Better control over table updates and table locking in Snowflake

  • Datameer, Inc.
  • June 27, 2021

Let’s explore the workarounds on how to achieve better control over table updates and table locking in Snowflake. Snowflake’s exceptional performance for analytics use cases is partly due to the fact that it is a column-oriented database, versus databases designed for transactional use cases, which are traditionally row-oriented databases.

While Snowflake’s performance for analytical queries is exponentially faster than transactional databases, Snowflake doesn’t perform as well as transactional databases at executing transactions at an individual row level, such as UPDATE, DELETE and MERGE statements. This has to do with the way Snowflake technology is architected at the physical or hardware level, so there is only so much you can do to work around this limitation. 

In this article, we will go through three techniques that come in handy for use cases where Snowflake needs to execute transactional workloads that aren’t performing as well as desired. There are ways to work around the limitations in Snowflake, but the workaround depends on the particular use case. If the first technique doesn’t fulfill your requirements, keep reading as these three techniques solve slightly different problems. 

Table Clustering

The first workaround or technique is to cluster whatever table you’re trying to update by the key you are updating your records by. For example, if you are updating a customer table with the customer’s status, make sure your table is sorted by a unique or very high cardinality column. When you implement clustering on a table in Snowflake, behind the scenes, your data is sorted and then written to storage in that order. Then all of that data is broken down into clusters, with the minimum and maximum value of each cluster stored as metadata for faster retrieval. 

You can think of this as the way a library sorts books by author and then all the books are broken down into smaller groups and placed on several shelves instead of one long shelf. Clustering in Snowflake works the same, but the books are the data in your table, the sort key, “author” in the library case above, is the cluster key, and each bookshelf is a cluster in Snowflake.

Clustering makes it easier to find an individual record if you are looking up a record by sort key. Clustering won’t help in the case where there is not a unique key lookup or multiple records need to be updated at once. This technique only works for particular use cases.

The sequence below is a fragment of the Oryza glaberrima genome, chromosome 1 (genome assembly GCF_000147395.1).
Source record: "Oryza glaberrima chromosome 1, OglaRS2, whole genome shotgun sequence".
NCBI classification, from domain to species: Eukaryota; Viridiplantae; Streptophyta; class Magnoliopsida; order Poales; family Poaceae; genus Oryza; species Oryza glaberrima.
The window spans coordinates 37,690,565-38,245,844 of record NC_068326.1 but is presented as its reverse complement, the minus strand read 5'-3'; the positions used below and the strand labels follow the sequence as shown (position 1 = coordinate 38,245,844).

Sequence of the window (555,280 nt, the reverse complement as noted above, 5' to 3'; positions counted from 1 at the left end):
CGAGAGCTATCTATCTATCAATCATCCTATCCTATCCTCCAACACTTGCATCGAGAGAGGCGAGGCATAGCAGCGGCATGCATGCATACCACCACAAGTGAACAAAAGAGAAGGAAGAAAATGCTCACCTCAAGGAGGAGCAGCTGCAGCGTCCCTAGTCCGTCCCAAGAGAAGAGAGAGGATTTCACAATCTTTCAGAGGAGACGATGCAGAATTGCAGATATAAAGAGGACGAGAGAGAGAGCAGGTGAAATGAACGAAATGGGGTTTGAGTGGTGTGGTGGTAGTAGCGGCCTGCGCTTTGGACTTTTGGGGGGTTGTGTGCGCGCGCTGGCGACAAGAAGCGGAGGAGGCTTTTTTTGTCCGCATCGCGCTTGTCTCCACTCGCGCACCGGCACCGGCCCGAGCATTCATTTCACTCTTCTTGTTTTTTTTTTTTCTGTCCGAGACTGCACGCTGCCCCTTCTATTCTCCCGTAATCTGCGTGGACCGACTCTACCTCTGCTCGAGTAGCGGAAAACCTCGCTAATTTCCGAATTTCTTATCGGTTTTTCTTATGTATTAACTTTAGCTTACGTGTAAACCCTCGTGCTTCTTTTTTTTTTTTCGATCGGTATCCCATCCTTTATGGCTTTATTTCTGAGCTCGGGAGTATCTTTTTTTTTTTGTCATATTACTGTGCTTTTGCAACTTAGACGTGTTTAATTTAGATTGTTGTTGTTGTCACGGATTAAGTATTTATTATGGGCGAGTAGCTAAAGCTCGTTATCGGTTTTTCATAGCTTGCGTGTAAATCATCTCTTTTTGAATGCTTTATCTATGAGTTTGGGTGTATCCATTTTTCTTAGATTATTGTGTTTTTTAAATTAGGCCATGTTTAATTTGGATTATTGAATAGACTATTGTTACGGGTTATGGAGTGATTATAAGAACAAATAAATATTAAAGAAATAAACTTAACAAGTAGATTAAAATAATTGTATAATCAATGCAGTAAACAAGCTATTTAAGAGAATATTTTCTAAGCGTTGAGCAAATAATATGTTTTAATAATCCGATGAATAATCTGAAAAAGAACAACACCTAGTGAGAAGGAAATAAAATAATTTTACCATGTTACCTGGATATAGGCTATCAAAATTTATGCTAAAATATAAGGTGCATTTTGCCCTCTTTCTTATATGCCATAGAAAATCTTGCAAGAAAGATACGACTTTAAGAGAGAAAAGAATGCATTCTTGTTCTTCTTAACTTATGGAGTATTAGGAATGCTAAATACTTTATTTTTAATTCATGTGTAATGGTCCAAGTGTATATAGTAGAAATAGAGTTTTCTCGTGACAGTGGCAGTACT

Here are some examples of configuring clustering in Snowflake:

-- cluster by base columns
alter table t1 cluster by (c1, c3);

-- cluster by expressions
alter table t2 cluster by (substring(c2, 5, 15), to_date(c1));

-- cluster by paths in variant columns
alter table t3 cluster by (v:"Data":name::string, v:"Data":id::number)

Queued Batch Updates

If a table is being updated frequently enough that Snowflake’s servers can’t keep up, the table might never finish clustering and performance can suffer. If you have high-frequency updates, clustering might not be the right solution for your use case. 

Snowflake is not designed for high-frequency updates, it is designed for large batch updates, meaning one big data file is being loaded all at once, rather than each record being updated one by one. This could be implemented by queuing up all updates/deletes/merges into batches and executing batch jobs at less frequent intervals. The key here is that each interval is less time than it takes for Snowflake to complete each batch update so that Snowflake has enough time to complete each batch. This is generally best practice for data warehouses, which are typically designed to intake large amounts of data. 

Here’s a simple diagram of a batch update process:

Staging Tables

Another common scenario is when several different systems or applications are sending updates and/or merges, which is causing table locks that are blocking updates. This final technique helps handle this use case. 

To workaround table locks, create staging tables, one for each system or application, so that each table has one and only one application updating it. This prevents table locks as long as you are also using the batch update technique mentioned above. The final part of this solution involves bringing all these staging tables together into one table or view.

Here’s an example of this solution:


We’ve reviewed three ways to deal with or work around Snowflake’s columnar architecture for transactional use cases, and table updates and table locking in Snowflake. Snowflake is a great tool, but particular use cases or scenarios require creative solutions.


As you can tell by the article above, Snowflake can present some fairly complex technology problems. With Datameer, you don’t need to worry about architecting technical solutions like those described above, because best practices for working with data warehouses have already been built into the backend design of Datameer. Datameer allows you to work with your data without worrying about complex technology architecture limitations. Datameer just works, give it a try with the free trial!